Ritual and myth are often discussed in the same breath in introductory cultural anthropology textbooks (e.g., Rosman et al. 2009). Indeed, it is striking how–in so many cultural traditions–myths evoke or claim to explain the existence of certain rituals. Or how myths and rituals alike share sets of interrelated symbols, narrative arcs that challenge our everyday sense of time and geography, a general feature of symbolic richness, or emotional intensity. What is it that ritual and myth really share? And even when they don’t share formal similarities, why do they seem to be systemically interlinked in the process of culture, ultimately influencing how we think and act?
Of course, I have to remind my students in Anthro 101 that here, we’re talking about traditional stories that are rich in symbolism, are easily told in compact or elaborated form, and taking place markedly outside the context of everyday life, are evocative of everyday social relationships, conflicts, problems, values, and ideals. We’re not talking–of course–about the more common meaning of myth, as in a commonly-held misconception. As Rosman et al. (2009) point out, cultural anthropologists usually see folklore and myth as overlapping narrative genres.
Let’s consider the ritual-myth connection first, as that is an anthropological concern with a considerable intellectual history. I have always been as fascinated by the scholarly interest in myth and ritual as I have been struck by the diverse cross-cultural examples of myths and rituals themselves. This is because it’s a breathtaking claim that two very different cultural forms and genres of practice–ritual, as a particular kind of exaggerated, self-aware, intensified form of social practice … and myth, as a general kind of deceptively simple folk story that can be told in an enormous variety of ways, to a wide range of audiences–are so deeply intertwined and fundamental to human sociality and experience. And the thing is, breathtaking as the claim may strike you (although it’ll seem entirely obvious if you’re a cultural anthropologist), there’s both empirical evidence and sound theoretical logic to back it up.
In fact, once we start to consider familiar examples, the empirical foundation of the myth-ritual connection quickly sets. The Old Testament Exodus story is a mythical narrative from a sacred text. It defines and is given a stage by the Jewish Passover ritual. The later Christian tradition recursively transforms Passover into Easter–with the New Testament sacred text narratives incorporating the Passover setting, and then Good Friday and Easter rituals in many Christian communities and traditions enacting the bearing of the cross and the suffering of Jesus. Cultural anthropologists will be familiar with well-known ethnographic examples. These include Native American Hidatsa myths about the wolverine and its symbolic connection to ritualized eagle trapping (Lévi-Strauss 1962:); male initiation rituals and ritualized gift exchange thoroughly interconnected with origins stories among many communities in highland Papua New Guinea (Gell 1998; Mimica 1988; Strathern 1988); and ceremonial kiva construction and kiva rituals explicitly resembling or evoking the mythological place of autochthonous origins of the two siblings ancestral to Native American Pueblo peoples (e.g., Stirling 1942).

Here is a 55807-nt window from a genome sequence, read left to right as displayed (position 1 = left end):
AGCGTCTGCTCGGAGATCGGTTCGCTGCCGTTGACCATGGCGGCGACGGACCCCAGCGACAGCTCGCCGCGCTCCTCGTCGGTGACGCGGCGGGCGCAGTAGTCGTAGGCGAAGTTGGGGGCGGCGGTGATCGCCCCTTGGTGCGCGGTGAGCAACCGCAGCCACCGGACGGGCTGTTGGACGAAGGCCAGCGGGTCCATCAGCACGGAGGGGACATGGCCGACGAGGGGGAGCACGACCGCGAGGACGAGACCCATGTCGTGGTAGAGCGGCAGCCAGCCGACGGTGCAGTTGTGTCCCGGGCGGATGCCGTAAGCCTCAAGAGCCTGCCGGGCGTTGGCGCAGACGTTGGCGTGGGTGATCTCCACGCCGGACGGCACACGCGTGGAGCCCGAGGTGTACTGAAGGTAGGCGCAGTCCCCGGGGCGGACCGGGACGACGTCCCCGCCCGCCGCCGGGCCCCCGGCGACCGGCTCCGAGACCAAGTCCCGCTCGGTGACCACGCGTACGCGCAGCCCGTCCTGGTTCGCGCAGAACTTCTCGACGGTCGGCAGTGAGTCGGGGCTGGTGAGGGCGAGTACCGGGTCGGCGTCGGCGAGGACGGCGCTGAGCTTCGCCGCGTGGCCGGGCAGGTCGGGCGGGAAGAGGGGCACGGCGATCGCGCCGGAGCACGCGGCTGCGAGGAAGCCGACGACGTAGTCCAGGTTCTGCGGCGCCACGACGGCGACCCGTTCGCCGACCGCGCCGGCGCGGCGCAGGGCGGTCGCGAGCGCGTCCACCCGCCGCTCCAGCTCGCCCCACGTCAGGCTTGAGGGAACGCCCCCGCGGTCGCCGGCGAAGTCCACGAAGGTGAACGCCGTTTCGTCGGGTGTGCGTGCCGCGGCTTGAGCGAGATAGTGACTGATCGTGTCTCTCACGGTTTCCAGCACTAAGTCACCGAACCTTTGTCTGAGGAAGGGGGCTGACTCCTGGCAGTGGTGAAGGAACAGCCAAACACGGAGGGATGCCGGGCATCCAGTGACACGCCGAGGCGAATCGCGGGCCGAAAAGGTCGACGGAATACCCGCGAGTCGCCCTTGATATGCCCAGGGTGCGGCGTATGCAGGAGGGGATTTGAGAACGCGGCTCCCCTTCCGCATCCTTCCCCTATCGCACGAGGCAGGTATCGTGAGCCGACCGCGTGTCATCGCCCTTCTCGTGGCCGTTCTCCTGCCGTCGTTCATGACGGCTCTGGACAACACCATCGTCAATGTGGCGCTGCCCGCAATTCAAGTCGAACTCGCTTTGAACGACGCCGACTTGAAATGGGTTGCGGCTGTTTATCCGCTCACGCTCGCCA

Yet, it is the theoretical argument about the symbolic structure of myth and its relationship to ritual that provides a solid scientific, methodological basis for investigating these (quite clearly) marked cultural phenomena. Although many of the ethnographically recorded observations about myth and ritual undoubtedly must be considered qualitative–as opposed to quantitatively, statistically representative–data, I suggest that my more quantitatively inclined colleagues often discount all too quickly the falsifiability of hypotheses about symbolic structure in myth and ritual (Sperber 1985; see also Gosselain 1999 for a discussion of hypothesis formation, evaluation and revision in working with qualitative data from informants and ethnographic texts). For the sake of hearing my argument, take a moment to take seriously the scientific investigation of symbolic structure in myths, rituals, and their larger cultural context. That is, accept the structural study of myth and ritual as proper, albeit qualitative-data-based, social science … and not strictly as hermeneutic interpretation of accounts of cultural expressions as texts. (In that rigorous evidence-based hermeneutic analysis can employ both inductive and deductive arguments, there doesn’t necessarily have to be a gulf between scientific and humanistic scholarship in how we assess and define proper knowledge [see, for example, Bayliss et al. 2007]. I find it hard to imagine the contextualization and production of scientific knowledge as existing without a proper hypothetico-deductive method. Falsifiability is really kind of really helpful for good epistemological quality control. But as we construct and evaluate our data–is it accurately and reproducibly rendered?–the symbolic dimensions of cultural phenomena make for great data, allowing us to construct reasonable, logical arguments about what constitutes relevant hypotheses and standards for accepting or rejecting alternative hypotheses). This somewhat philosophical digression about knowledge and evidence aside, it may be best to say that there’s been a lot of important development–development that can be considered solidly scientific, rather than ethereally philosophical or interpretive–in cultural anthropological theories about symbolism in myth and ritual. Whether any given cultural anthropologist accepts my assertion about cultural symbolic structures being amenable to scientific hypothesis testing–well, that is likely to vary and raises another tangential argument. So back to our main concern. What do I mean by theoretical arguments about symbolic structures?